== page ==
|S/Y Manitou (1961-1963)||John F. Kennedy|
Perhaps it’s for a good reason, though. As Americans, we’ve lost four presidents while in office, with many more having survived assassination attempts both during and after holding office (including one very stubborn man by the name of Teddy Roosevelt, who got shot during a speech and kept going anyway). But the task of transporting the president wasn’t taken very seriously until a late November day in 1963 in Dallas, Texas.
The President’s Car
Until the President Kennedy assassination, car travel was often done using an open-top vehicle, so that people could see officials being paraded about. In fact, the first president to ride in a car, Taft, rode in the back of a $4,000 White Model M: a quasi-safe, completely open, steam-powered vehicle, which camera-shy Taft loved because he could use the bursts of steam to hide himself from photographers. He also loved outrunning the Secret Service and the press and saying “you ate my dust!” (That’s right; the first presidential car was used to tease the Secret Service.)
In the following half-century, presidents’ cars were largely considered to be that: fancy, expensive parade vehicles, like the Sunshine Special, which was Franklin D. Roosevelt’s beauty, and the first car to be commissioned specifically for presidential use with Secret Service specifications.
After the assassination of President Kennedy, though, the military and government took a much closer look at each vehicle, and the sweeping, open-top parade vehicles began to resemble square, boxy limousines.
In the time of President Obama, car designs were created from the ground up. At about $1.5 million, we now know the limo by a new name: the Beast. President car specifications of today include some pretty intense parts, beyond the obviously bulletproof windows: steel plates underneath the car to protect against grenades, a sealed cabin against biochemical attacks, puncture-resistant tires, and containers of the president’s blood hidden in the trunk in case a medical emergency.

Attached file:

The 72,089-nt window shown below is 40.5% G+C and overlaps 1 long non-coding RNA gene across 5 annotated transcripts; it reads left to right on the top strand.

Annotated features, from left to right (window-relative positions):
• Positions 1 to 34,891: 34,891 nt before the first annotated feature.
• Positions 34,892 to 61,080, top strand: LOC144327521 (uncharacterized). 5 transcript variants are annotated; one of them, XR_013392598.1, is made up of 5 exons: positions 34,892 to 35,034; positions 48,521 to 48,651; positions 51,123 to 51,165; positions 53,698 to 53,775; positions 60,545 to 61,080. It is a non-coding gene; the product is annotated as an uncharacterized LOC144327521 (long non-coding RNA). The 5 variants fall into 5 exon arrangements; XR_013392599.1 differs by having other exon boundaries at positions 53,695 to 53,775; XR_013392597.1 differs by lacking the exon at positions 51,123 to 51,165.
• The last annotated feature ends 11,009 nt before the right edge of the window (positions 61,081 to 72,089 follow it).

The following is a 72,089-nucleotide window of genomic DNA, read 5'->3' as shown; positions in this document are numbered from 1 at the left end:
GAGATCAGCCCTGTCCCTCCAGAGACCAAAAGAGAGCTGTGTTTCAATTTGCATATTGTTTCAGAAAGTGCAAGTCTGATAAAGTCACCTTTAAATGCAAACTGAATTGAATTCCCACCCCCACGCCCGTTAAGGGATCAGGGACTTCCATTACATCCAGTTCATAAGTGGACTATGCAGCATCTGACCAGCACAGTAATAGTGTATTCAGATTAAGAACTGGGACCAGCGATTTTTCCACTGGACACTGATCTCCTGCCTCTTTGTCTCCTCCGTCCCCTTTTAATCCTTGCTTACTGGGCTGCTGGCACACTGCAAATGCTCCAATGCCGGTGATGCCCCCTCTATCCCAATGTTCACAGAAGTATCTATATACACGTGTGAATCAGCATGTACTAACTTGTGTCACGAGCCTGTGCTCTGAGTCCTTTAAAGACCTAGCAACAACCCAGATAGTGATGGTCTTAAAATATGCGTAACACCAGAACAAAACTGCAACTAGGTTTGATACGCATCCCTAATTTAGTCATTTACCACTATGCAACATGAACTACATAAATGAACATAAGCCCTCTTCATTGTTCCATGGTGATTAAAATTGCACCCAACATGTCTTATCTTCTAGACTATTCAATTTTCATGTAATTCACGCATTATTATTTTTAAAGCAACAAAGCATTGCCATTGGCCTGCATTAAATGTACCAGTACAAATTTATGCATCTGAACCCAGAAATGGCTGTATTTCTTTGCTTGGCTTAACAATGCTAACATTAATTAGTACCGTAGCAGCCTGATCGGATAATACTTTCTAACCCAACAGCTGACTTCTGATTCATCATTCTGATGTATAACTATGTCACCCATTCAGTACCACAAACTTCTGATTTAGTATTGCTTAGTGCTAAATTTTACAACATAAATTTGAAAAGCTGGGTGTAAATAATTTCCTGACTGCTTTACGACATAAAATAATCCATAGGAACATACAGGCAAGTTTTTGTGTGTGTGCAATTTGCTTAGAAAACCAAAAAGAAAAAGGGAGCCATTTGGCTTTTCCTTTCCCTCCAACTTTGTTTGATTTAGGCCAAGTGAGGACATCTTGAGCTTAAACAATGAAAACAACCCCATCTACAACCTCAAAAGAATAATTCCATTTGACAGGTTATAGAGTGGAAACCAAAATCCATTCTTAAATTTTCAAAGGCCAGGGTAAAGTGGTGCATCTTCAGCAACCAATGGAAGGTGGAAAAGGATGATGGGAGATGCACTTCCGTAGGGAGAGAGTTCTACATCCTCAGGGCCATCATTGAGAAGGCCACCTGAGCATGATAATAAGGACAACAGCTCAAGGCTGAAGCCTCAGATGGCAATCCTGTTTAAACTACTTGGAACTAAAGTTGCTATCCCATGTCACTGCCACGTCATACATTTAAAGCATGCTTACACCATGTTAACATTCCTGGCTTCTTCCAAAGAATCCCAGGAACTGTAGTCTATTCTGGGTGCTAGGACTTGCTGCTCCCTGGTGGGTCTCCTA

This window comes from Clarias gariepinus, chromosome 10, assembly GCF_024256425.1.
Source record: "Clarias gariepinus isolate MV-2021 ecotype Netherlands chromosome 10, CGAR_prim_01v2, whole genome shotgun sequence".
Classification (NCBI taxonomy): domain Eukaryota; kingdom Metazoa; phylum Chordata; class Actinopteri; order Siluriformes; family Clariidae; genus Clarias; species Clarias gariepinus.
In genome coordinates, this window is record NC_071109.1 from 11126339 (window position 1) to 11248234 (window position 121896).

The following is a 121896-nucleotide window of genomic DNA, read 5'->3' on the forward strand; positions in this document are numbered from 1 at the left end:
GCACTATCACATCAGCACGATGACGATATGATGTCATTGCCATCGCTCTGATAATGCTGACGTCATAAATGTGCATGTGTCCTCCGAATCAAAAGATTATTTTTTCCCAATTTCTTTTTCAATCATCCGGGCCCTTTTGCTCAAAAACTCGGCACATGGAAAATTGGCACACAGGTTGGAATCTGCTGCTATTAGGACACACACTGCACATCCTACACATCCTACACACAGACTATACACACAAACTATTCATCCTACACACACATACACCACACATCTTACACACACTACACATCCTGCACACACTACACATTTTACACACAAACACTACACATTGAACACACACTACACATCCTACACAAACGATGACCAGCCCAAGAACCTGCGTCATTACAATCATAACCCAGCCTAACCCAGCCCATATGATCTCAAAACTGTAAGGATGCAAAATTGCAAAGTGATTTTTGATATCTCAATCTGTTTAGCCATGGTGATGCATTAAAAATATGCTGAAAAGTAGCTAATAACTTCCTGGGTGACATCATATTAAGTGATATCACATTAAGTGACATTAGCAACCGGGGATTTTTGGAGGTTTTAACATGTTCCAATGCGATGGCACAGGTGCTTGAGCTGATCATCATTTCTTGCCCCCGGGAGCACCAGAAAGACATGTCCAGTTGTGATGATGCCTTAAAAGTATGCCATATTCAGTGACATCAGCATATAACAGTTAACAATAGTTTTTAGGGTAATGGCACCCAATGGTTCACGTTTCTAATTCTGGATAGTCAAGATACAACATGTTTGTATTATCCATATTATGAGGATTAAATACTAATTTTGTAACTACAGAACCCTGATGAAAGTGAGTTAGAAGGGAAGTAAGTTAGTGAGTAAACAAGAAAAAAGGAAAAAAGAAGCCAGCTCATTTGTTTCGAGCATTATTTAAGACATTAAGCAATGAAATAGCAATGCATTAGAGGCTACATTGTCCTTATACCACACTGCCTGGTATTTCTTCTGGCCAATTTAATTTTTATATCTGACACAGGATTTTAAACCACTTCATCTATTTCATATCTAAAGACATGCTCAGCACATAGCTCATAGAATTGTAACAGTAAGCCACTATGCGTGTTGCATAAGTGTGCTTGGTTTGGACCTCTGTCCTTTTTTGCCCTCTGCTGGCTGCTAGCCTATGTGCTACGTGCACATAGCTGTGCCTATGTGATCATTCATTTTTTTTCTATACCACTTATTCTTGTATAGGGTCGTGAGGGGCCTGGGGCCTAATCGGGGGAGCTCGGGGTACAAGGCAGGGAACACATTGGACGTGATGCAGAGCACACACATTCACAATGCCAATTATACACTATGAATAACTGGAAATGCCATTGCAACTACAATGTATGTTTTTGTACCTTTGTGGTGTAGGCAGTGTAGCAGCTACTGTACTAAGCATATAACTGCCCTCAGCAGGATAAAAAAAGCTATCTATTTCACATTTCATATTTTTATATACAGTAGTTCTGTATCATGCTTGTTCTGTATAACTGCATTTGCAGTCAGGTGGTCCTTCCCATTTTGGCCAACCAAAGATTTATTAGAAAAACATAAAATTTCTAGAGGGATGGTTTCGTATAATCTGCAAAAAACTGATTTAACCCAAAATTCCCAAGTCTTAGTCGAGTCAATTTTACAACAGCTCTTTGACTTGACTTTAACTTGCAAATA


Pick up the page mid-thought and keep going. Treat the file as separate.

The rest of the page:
The President’s Plane
And, if we think presidents’ cars have gotten both ridiculous and ridiculously expensive over the years, that’s nothing compared the Air Force One plane. Because U.S. leaders have to move so much more quickly and frequently today, this has been one of the more costly presidential expenditures. Not to mention, it’s required to hold and feed almost 100 people and serve as a mobile command center if needed. That’s not the only plane, either: A “Doomsday Plane” often tails the president’s flight in case the worst should happen, and built to out-pace nuclear explosions. That’s ignoring all of the de-stressing needs the team might have, like meals with fancy silverware, its own mini Oval Office, or a hairdresser.
Naturally, the Air Force One history is similar to that of The Beast. There was a time when presidents weren’t as paranoid of nuclear war or as used to living in luxury. The first Air Force One was hardly more than a fancy air-yacht and puddle-jumper. Of course, it’s hard to say whether or not FDR actually rode in it, so the real Air Force One, in everything other than name, may be the Dixie Clipper.
But technically, the first president to ride in a plane was Theodore Roosevelt, who bravely flew in a newfangled Wright Flyer, though he wasn’t in office at the time. (Did we mention he got shot in the middle of a speech and kept going?! What is it with Roosevelts?)
Will a Teddy-like, insane fearlessness help reduce the skyrocketing costs of both the new Air Force One plane and the Beast? Or can we, and should we, invest in the safety of one of the world’s most important leaders? These presidential car and Air Force One plane facts may give us key insight into the future!
You might also like...
The Ultimate Road Trip
Take time to get out of dodge. Can be a plane, train or automobile. This series focuses on good old road trips. Some are a couple miles down the road and some are across the country or across the ocean to the most fantastic scenery or landmarks you've ever seen. Included are how to prepare, fun on the road, and preparation along the way.